Japanisches Kulturinstitut, Köln
Art Gallery of New South Wales, Sydney
A selection of images from the exhibition are available here
For more than half a century, internationally acclaimed photographer Eikoh Hosoe has been producing cutting edge works which show a unique mastery of the photographic medium. By calling on mythology, metaphor and symbolism he created images that broke the boundaries of traditional photography. Hosoe developed a unique style situated at the crossroads of several different art forms, combining photography with elements of theatre, dance, film and traditional Japanese art. To this day he continues to push the horizons of photographic expression.
Hosoe began to make a name for himself in the late 1950s with the series Man and Woman (1959) and Ordeal by Roses (1961-1962), but it was his meeting with Tatsumi Hijikata, one of the founders of Butoh dance, that led him to one of the most creative series of his career, Kamaitachi (1965-1968). After seeing one of Hijikata’s highly controversial performances in Tokyo, Hosoe began to work with him on a series of photographs integrating elements of dance, theatre and documentary into an intensely cinematic work that aimed to recreate and dramatise Hosoe’s childhood memories. Hosoe’s long relationship with Hijikata also led him to photograph the renowned Butoh performer, Kazuo Ohno. His photographs of Ohno over several decades were recently published in a companion publication to the seminal book Kamaitachi, Butterfly Dream (Seigensha, 2006).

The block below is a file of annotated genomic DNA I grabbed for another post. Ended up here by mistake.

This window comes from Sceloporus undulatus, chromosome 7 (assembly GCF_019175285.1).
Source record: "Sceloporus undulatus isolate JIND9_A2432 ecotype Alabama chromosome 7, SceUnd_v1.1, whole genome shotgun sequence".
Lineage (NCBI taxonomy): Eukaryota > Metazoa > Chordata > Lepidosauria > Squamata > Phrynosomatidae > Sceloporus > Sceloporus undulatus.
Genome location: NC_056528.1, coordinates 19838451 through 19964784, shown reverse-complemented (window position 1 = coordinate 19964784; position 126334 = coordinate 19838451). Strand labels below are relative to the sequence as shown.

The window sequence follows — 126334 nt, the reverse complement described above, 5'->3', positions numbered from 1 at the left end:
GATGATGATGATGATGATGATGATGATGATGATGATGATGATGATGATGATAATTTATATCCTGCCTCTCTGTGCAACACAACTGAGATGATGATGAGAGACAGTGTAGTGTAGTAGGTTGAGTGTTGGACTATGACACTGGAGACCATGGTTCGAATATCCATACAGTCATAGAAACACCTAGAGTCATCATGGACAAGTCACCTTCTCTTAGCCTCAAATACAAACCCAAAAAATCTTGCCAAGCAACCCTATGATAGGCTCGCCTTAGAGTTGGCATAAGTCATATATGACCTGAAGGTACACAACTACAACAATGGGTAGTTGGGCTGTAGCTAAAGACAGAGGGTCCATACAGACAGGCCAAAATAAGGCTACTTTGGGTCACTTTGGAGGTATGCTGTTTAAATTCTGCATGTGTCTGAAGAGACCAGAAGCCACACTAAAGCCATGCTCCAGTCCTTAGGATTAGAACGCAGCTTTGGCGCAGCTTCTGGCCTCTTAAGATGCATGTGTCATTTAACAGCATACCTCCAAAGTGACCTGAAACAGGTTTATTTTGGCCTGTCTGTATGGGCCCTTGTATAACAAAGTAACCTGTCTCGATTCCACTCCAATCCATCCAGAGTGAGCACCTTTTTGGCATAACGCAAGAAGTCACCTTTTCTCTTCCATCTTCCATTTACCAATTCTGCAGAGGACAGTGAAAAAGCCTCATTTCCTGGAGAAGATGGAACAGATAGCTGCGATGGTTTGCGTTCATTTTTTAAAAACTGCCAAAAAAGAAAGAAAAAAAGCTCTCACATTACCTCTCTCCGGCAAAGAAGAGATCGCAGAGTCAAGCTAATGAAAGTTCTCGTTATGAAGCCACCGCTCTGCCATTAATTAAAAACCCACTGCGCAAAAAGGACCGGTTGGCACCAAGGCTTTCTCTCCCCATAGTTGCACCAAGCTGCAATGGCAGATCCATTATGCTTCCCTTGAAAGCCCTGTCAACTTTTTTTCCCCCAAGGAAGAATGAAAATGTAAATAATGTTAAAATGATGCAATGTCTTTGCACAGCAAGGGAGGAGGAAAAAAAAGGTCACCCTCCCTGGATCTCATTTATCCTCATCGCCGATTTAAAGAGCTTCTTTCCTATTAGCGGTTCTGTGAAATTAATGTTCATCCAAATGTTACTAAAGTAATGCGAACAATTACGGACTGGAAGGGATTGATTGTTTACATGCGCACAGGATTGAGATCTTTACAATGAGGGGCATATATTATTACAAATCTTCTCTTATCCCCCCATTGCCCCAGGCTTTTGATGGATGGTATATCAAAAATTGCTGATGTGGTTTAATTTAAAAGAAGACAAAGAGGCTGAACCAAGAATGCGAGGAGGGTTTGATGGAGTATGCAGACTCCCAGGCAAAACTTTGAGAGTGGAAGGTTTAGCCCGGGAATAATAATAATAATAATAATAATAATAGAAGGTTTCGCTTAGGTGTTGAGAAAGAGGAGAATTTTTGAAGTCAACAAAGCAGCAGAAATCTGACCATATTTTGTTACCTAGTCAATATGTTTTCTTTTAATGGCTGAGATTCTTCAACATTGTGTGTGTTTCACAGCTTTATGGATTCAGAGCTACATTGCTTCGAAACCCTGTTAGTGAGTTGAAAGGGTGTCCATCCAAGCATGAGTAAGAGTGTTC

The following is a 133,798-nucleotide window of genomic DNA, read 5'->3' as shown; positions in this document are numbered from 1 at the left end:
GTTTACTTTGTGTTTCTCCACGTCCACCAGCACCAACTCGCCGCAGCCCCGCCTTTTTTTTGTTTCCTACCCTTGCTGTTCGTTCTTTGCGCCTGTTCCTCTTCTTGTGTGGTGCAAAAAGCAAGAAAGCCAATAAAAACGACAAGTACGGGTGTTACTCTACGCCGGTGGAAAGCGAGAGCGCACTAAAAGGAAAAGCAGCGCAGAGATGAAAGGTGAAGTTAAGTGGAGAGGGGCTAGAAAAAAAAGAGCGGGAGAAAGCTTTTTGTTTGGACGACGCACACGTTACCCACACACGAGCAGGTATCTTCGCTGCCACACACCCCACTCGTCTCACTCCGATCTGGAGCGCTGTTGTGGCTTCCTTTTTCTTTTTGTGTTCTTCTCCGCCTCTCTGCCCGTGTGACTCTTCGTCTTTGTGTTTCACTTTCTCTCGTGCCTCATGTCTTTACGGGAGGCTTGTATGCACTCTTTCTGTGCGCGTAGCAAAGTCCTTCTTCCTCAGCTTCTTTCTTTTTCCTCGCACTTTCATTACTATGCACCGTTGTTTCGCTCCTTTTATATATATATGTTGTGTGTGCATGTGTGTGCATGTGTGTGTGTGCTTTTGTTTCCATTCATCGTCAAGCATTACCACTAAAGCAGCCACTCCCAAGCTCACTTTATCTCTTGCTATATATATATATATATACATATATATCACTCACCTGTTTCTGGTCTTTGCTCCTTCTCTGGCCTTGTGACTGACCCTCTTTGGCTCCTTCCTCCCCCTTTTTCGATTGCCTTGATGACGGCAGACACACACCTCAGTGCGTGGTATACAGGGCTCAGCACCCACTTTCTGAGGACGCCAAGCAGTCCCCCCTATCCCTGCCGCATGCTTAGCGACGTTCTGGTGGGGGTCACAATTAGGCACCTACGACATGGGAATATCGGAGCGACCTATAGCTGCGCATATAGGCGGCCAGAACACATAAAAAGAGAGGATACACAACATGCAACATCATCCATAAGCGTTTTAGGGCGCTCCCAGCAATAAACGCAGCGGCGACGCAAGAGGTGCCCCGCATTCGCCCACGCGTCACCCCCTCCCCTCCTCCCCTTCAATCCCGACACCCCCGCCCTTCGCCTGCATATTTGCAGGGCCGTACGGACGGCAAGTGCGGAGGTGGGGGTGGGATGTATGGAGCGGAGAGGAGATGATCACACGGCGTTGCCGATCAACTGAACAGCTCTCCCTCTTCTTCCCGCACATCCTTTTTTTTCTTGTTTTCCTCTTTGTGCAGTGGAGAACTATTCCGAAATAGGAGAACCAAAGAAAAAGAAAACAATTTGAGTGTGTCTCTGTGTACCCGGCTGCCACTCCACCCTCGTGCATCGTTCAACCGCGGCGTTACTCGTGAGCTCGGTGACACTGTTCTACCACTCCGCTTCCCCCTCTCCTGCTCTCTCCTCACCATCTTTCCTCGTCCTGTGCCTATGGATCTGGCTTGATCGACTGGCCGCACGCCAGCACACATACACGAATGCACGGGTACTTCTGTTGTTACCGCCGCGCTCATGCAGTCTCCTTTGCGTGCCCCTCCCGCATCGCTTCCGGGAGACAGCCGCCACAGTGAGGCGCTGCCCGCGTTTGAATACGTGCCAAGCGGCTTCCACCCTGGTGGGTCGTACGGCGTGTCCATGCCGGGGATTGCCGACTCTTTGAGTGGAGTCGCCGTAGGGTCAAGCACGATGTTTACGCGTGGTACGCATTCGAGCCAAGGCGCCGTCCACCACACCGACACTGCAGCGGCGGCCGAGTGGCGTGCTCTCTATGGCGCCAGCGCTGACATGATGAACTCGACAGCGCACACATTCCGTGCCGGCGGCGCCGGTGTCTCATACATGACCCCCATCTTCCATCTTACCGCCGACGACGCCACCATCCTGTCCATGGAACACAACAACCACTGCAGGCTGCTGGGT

Hosoe’s latest colour work, Ukiyo-e Projections, revisits his early work by linking it into ukiyo-e and Butoh dance. This series was born when he found out that the experimental Asbestos Dance Studio founded by Hijikata and his wife was to close in 2003 after forty years of activity. Upon hearing about the closure, Hosoe felt the need to pay a photographic tribute “to express gratitude for all that it had produced”. Ukiyo-e Projections was completed on stage at the Studio during a series of sessions held with Butoh dancers. For this series Hosoe created what he calls a “photographic theatre”, projecting a mixture of his own photographs with ukiyo-e prints on to the white-painted bodies of young Butoh dancers.
Hosoe has begun to produce his work on traditionally made silk screens and scrolls, with exquisite prints of his images made onto Japanese washi paper. In addition to a full set of prints from the Kamaitachi series, the exhibition includes several hanging scrolls, folding screens and wall-mounted scrolls combining traditional techniques with the latest digital technology, showcasing the heights to which digital printing has risen and the evolution it has engendered in adapting traditional art forms to a contemporary context.
Eikoh Hosoe: Theatre of Memory brings together photographs of the two giants of Butoh dance, Tatsumi Hijikata in the series Kamaitachi and Kazuo Ohno in the series Butterfly Dream, with his recent Ukiyo-e Projections series. Inspired by his notion that Butoh is a modern form of ukiyo-e this exhibition highlights Hosoe’s ability to manipulate time and place to bring memory to life through the intersection between photography and other artistic disciplines including dance, theatre and painting.
The exhibition will include wall-mounted scrolls from the series Kamaitachi, Butterfly Dream and Ukiyo-e Projections made by printing with pigment inks on Japanese washi paper mounted on silk. In addition to these scrolls it will include 2 folding screens, and a series of gelatin-silver prints from the series Embrace.
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